As the population of Medellín grew quickly during the 1950s, industrialists, traders and local government created the “Medellín Master Plan” (MMP) (Plan Piloto), a plan for the expansion of the city into the Aburrá Valley that would lead to the creation of the first metropolitan area in Colombia. Paul Lester Wiener and José Luis Sert were the architects who led the project. Among the main features of the MMP were the canalization of the Medellín River, the control of new settlements on valley slopes, the creation of an industrial zone in the Guayabal District, the planning of the city to be in harmony with the river, the construction of a city stadium, and an administrative center in La Alpujarra.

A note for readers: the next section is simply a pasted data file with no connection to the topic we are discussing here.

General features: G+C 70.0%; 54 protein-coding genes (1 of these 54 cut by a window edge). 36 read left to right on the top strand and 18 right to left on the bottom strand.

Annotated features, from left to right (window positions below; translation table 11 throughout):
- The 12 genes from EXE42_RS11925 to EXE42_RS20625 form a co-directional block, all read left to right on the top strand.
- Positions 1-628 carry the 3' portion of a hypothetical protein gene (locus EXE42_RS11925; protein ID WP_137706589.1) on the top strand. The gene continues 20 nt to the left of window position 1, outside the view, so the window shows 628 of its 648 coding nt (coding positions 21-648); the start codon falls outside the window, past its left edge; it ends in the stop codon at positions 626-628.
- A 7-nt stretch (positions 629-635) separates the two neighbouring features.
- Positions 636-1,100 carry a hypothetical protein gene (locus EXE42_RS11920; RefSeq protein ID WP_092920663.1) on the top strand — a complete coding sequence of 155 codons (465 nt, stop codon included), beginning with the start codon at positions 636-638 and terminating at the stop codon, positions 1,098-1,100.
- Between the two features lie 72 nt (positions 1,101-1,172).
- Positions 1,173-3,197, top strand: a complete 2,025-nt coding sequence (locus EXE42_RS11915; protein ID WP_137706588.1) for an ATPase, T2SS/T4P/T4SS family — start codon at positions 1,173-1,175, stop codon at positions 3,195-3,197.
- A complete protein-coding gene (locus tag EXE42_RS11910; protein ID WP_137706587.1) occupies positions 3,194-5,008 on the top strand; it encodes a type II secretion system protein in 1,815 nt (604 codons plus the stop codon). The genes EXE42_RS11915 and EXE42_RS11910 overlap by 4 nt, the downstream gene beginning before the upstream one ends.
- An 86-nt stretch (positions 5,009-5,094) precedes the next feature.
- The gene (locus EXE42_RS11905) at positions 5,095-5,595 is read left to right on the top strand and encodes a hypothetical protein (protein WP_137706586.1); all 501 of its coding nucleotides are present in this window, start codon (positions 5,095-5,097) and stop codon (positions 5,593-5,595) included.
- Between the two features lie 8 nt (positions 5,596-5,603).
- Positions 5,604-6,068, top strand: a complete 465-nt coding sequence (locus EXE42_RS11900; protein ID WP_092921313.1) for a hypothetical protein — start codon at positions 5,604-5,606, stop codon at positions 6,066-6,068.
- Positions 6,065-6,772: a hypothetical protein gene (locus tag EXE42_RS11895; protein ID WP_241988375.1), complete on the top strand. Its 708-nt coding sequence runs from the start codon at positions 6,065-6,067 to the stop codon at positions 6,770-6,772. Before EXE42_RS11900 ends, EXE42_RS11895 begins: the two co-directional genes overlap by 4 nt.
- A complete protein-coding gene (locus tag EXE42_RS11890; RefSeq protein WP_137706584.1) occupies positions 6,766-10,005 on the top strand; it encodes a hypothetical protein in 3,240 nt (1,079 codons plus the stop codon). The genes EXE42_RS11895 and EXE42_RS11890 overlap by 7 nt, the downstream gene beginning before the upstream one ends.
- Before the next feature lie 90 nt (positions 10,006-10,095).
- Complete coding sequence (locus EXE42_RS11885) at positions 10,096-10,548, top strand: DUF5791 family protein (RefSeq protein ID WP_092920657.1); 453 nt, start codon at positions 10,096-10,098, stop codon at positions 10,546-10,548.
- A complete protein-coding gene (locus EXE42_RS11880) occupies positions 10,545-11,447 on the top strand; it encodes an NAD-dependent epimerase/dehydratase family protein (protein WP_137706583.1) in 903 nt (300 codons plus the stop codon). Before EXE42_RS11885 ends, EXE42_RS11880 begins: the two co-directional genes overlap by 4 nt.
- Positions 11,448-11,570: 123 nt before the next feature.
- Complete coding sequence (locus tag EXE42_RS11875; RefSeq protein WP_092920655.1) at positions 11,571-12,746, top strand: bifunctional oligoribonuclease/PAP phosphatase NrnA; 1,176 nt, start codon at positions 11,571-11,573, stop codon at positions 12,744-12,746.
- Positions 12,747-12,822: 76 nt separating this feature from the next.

In 1951 the city had 358,189 inhabitants, but 22 years later, in 1973, the population had tripled to 1,071,252. The population explosion had several consequences for the MMP. The urban limits of the city grew to areas that were not contemplated in the MMP, so that Medellín now reached the urban areas of other cities of the Aburrá Valley, like Envigado, Bello and Itagüí; the new Medellín settlers were poor families without enough credit to buy their own homes, so several neighborhoods were built beyond the MMP; several old downtown buildings were demolished to construct tall towers, offices, and avenues. The beautiful and traditional Junin Theatre along the Santa Elena was demolished to build the Coltejer Tower. The huge migration into Medellín provided workers for the expansion of textile factories, being modernized in this period,[15] but it also created new problems for the city: higher unemployment, lack of services for poor areas, urban violence in several districts, and collapse of any hope of a transport system.